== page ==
Perry D. Mocciaro
Los Angeles

Speakers list should be more balanced

It is discouraging to learn that once again, the Annual Meeting will have as its major speakers persons whose views are clearly to the left. This year the speakers will be Andrew Cuomo and Molly Ivins, two of our nation's most outspoken speakers to the left. Year after year, this is the unmistakable trend. Although it is fine to have speakers who hail from the left, all too rarely do moderate or conservative political points of view get their say in these speeches. A greater sense of balance is only fair.

Paul L. Alpern

Thanks for the mental help

The new Lawyer Assistance Program is to be congratulated for extending its assistance from helping not only lawyers with substance abuse and alcohol problems, but also attorneys who suffer from mental disorders. Until now, lawyers suffering from a mental disorder have had no place to turn and therefore have had to suffer in silence until they were unfit to practice law and closed their practice or ended up in the disciplinary system.

The community of lawyers suffering from mental disorders is not small; I would even go to far as to say that their numbers most probably exceed the number of lawyers who have substance abuse problems. It is high time the State Bar acknowledged the existence of lawyers who suffer from mental disorders and provide a safe harbor where they can get confidential assistance.

Allen P. Wilkinson

Conspiracy and/or unfair business practice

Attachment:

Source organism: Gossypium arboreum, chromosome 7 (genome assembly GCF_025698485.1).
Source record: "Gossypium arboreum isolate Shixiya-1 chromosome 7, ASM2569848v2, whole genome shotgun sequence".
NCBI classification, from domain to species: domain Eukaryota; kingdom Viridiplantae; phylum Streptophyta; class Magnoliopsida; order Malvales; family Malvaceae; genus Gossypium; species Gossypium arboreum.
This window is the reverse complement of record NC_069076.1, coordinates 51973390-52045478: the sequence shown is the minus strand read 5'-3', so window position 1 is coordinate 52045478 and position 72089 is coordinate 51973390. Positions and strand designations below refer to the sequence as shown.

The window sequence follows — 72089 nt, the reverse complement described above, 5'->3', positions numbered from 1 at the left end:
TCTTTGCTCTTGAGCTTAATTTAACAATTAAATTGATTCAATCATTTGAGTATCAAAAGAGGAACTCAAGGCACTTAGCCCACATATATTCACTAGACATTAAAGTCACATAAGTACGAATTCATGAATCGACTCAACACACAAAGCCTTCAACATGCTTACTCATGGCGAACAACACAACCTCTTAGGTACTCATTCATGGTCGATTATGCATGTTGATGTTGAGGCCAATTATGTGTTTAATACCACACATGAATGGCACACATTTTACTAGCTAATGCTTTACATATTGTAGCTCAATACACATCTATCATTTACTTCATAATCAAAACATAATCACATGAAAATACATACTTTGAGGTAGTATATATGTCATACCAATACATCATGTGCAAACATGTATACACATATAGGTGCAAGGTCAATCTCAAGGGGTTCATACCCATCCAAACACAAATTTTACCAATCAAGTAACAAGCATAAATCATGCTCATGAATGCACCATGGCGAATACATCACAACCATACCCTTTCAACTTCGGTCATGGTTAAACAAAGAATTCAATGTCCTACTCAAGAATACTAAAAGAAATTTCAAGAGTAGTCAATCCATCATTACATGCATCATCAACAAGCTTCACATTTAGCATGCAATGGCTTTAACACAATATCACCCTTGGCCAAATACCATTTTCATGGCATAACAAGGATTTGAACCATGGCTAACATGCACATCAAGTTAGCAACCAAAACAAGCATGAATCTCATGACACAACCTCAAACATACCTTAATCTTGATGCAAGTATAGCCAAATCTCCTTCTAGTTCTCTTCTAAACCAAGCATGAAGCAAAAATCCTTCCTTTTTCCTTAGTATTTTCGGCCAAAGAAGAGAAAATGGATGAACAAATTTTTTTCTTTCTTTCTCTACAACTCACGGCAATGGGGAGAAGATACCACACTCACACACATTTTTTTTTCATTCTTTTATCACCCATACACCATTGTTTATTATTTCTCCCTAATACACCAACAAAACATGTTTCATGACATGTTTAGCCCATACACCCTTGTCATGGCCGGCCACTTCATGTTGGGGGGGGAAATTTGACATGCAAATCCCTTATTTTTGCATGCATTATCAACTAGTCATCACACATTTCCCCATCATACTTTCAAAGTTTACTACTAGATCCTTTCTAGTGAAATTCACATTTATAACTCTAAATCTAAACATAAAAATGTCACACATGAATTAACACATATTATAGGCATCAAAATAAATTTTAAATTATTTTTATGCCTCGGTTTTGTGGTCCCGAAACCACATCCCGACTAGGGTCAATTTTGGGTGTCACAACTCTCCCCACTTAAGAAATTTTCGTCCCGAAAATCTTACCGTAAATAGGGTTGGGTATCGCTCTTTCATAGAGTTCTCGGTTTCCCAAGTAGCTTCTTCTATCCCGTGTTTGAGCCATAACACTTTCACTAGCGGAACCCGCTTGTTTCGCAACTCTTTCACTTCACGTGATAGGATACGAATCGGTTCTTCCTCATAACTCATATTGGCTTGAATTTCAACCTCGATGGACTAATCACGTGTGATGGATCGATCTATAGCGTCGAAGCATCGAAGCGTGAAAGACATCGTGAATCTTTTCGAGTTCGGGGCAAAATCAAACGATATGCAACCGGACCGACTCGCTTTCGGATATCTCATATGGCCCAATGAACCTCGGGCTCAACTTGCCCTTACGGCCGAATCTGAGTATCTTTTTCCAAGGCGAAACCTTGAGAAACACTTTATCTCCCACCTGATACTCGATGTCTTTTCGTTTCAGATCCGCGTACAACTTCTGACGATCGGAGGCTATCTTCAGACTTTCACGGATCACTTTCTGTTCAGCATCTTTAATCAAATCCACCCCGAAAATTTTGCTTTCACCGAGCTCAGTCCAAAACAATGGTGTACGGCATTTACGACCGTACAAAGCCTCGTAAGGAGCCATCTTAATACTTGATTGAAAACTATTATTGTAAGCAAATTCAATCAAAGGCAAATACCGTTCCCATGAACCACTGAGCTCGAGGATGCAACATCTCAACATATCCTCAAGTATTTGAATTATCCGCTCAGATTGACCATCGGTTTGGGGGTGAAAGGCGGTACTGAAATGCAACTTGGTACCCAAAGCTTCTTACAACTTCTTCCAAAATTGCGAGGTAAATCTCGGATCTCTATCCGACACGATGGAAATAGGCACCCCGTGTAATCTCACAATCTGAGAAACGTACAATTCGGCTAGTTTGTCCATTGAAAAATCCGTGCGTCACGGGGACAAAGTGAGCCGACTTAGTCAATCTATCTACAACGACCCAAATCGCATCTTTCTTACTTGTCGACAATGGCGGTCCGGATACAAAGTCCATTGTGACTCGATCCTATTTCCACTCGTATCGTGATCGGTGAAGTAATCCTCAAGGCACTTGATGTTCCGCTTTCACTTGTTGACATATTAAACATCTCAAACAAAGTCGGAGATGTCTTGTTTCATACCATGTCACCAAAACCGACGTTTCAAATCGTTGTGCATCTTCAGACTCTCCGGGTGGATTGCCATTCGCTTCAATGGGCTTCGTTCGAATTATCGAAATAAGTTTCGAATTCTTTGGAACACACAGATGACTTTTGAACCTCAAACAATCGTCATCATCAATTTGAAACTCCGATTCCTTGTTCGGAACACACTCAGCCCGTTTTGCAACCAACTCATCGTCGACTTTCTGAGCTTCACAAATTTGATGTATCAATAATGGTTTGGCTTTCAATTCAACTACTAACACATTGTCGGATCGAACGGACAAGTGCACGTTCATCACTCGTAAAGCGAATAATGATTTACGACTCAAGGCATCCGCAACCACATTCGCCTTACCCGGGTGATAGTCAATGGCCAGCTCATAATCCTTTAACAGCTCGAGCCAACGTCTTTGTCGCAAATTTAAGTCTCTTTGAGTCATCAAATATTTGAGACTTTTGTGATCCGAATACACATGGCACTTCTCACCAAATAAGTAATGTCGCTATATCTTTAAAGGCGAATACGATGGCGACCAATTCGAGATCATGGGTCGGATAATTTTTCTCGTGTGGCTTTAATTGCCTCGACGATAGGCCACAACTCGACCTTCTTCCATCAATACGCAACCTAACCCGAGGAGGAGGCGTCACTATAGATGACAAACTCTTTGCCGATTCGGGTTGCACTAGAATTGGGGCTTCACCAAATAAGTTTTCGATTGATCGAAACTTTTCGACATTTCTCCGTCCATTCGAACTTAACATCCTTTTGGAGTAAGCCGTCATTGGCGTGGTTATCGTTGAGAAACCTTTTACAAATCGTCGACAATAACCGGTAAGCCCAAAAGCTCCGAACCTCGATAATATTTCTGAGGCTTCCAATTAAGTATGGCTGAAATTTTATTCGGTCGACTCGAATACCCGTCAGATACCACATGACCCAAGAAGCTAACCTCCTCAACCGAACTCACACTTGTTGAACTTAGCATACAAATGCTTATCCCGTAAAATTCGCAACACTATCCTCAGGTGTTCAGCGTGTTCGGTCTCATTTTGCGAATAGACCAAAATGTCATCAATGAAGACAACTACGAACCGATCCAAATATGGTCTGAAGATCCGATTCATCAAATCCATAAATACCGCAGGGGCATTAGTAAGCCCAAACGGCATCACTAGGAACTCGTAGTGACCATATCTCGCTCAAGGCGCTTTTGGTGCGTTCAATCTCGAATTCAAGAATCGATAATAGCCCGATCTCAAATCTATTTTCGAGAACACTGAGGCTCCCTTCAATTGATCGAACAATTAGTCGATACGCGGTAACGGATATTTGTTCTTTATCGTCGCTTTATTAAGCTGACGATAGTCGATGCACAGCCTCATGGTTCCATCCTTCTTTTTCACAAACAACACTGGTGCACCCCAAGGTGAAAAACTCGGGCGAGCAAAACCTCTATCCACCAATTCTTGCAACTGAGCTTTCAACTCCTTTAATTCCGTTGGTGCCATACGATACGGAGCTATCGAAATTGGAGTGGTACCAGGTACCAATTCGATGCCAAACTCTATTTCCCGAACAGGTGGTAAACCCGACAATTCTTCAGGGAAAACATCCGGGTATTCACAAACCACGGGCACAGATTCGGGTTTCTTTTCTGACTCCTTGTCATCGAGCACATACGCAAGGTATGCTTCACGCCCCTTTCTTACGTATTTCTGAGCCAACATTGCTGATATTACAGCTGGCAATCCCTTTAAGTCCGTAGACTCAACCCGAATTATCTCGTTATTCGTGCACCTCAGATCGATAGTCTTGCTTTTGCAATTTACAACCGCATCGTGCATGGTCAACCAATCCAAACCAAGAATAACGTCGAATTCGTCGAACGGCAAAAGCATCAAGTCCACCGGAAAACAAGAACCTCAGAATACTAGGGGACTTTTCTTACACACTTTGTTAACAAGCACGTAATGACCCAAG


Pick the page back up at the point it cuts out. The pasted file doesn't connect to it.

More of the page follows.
Nancy McCarthy's lead article on malpractice premiums (July) can be distilled to the following: 1) patent attorneys have had their rates increase up to 200 percent; and, 2) unwise investment decisions in the stock market have led insurance companies to increase rates.

Then the quote from O'Regan: "...the fact they've gone bare could show questionable management and could cause the rate (to lawyers) to go up even higher."

This statement is laughable. I'm an attorney. I've done nothing wrong. My insurance carrier has lost money in the stock market and increases my premium 200 percent. And I show questionable management if I don't pay the extortion?

Everyone knows malpractice litigation is predominately a contingency fee-driven enterprise. A plaintiff's attorney, who has to spend many thousands for a patent expert in addition to other substantial costs, will think twice about filing a lawsuit if he believes there is no pot of gold to collect from.

While I'm not an advocate of "going bare," I believe ethical attorneys need to draw a line in the sand. So long as attorneys are willing to pay the extortion, market-driven principles will apply and malpractice rates will remain high.

The fact that insurance companies have elected to increase rates on patent lawyers smells fishy. I think the attorney general should look into the matter. Isn't it an unfair business practice and possibly a conspiracy for insurance companies, admitted to do business in California, to reduce their stock market losses by raising insurance rates?

Ralph D. Chabot